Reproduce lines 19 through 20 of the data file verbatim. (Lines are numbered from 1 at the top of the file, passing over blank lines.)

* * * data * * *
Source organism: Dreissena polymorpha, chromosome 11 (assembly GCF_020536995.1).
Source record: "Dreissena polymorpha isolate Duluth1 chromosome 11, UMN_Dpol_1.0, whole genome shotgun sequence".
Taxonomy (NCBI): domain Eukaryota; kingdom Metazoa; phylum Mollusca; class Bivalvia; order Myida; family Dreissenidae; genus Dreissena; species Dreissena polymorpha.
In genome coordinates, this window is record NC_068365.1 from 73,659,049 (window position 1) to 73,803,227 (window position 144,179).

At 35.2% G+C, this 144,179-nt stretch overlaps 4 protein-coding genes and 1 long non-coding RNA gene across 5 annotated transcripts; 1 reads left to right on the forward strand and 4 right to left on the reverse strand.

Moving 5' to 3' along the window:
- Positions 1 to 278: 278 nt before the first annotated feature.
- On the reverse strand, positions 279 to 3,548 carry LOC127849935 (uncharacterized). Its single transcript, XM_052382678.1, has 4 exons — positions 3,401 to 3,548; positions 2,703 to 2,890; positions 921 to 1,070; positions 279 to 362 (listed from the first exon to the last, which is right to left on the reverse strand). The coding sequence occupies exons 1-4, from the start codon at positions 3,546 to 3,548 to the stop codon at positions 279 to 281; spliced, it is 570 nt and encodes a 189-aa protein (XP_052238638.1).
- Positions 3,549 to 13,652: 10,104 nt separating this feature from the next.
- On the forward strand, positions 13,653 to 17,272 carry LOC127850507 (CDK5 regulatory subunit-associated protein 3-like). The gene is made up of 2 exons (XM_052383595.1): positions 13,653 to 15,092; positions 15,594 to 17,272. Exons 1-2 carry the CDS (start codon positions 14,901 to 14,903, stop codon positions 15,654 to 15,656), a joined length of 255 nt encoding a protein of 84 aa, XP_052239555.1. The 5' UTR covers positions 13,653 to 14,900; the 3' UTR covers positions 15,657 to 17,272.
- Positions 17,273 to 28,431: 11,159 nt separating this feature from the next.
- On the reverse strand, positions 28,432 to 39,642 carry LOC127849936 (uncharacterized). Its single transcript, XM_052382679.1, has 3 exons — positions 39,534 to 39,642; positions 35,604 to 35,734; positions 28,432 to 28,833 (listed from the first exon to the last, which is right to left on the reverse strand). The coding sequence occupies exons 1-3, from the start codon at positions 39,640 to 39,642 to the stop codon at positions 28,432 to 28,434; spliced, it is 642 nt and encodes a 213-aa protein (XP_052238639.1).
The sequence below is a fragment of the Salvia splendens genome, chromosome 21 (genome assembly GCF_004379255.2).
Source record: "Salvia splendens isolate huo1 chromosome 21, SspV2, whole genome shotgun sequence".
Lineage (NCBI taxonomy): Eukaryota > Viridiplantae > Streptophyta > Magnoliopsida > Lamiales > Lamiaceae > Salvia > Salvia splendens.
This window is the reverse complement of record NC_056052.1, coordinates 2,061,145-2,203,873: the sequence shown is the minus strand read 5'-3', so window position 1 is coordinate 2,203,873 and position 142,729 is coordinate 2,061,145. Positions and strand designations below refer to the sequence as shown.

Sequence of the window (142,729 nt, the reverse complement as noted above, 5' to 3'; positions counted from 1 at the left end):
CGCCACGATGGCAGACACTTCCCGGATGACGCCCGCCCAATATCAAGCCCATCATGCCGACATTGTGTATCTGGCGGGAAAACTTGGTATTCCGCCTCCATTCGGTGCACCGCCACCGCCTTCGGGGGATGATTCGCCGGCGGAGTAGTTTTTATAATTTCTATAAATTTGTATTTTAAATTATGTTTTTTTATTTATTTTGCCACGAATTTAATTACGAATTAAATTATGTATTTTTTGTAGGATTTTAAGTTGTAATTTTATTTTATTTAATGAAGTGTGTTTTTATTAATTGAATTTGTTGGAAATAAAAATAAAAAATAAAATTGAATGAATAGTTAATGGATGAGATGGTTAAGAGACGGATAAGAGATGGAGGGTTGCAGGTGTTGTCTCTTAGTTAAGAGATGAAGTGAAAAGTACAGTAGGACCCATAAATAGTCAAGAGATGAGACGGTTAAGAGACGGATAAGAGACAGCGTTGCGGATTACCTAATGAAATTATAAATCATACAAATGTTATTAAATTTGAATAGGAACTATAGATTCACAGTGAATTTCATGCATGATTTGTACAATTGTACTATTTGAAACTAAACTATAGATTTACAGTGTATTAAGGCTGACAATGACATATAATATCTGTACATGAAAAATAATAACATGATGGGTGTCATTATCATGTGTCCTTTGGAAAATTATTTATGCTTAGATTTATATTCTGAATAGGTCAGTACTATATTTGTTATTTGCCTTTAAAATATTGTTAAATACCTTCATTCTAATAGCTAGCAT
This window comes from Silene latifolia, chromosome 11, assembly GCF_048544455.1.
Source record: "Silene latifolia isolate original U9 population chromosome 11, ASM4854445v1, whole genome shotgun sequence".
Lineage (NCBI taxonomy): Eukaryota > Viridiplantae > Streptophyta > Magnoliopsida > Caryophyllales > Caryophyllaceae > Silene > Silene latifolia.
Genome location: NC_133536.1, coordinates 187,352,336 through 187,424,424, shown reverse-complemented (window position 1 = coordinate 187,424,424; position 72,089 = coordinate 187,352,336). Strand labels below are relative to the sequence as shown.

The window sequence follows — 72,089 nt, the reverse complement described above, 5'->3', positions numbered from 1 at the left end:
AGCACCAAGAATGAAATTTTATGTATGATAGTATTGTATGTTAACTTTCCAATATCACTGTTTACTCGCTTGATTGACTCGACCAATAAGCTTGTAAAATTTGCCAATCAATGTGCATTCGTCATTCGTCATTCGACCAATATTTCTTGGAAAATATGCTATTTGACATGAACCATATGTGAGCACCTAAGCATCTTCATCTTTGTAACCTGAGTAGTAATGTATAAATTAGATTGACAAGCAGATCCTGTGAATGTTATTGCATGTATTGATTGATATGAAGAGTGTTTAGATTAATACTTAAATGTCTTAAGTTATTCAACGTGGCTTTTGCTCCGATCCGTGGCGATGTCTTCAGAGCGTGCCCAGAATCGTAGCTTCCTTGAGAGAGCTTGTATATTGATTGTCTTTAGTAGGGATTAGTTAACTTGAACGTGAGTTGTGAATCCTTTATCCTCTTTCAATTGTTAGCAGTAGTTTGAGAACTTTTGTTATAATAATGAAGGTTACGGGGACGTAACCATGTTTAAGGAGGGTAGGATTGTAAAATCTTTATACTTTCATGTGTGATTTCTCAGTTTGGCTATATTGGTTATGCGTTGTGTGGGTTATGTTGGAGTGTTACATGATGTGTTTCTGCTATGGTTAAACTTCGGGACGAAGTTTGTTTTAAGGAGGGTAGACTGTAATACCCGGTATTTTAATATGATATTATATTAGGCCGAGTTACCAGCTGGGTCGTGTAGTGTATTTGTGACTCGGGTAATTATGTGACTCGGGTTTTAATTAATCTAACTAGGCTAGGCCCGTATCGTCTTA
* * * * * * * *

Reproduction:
This window comes from Silene latifolia, chromosome 11, assembly GCF_048544455.1.
Source record: "Silene latifolia isolate original U9 population chromosome 11, ASM4854445v1, whole genome shotgun sequence".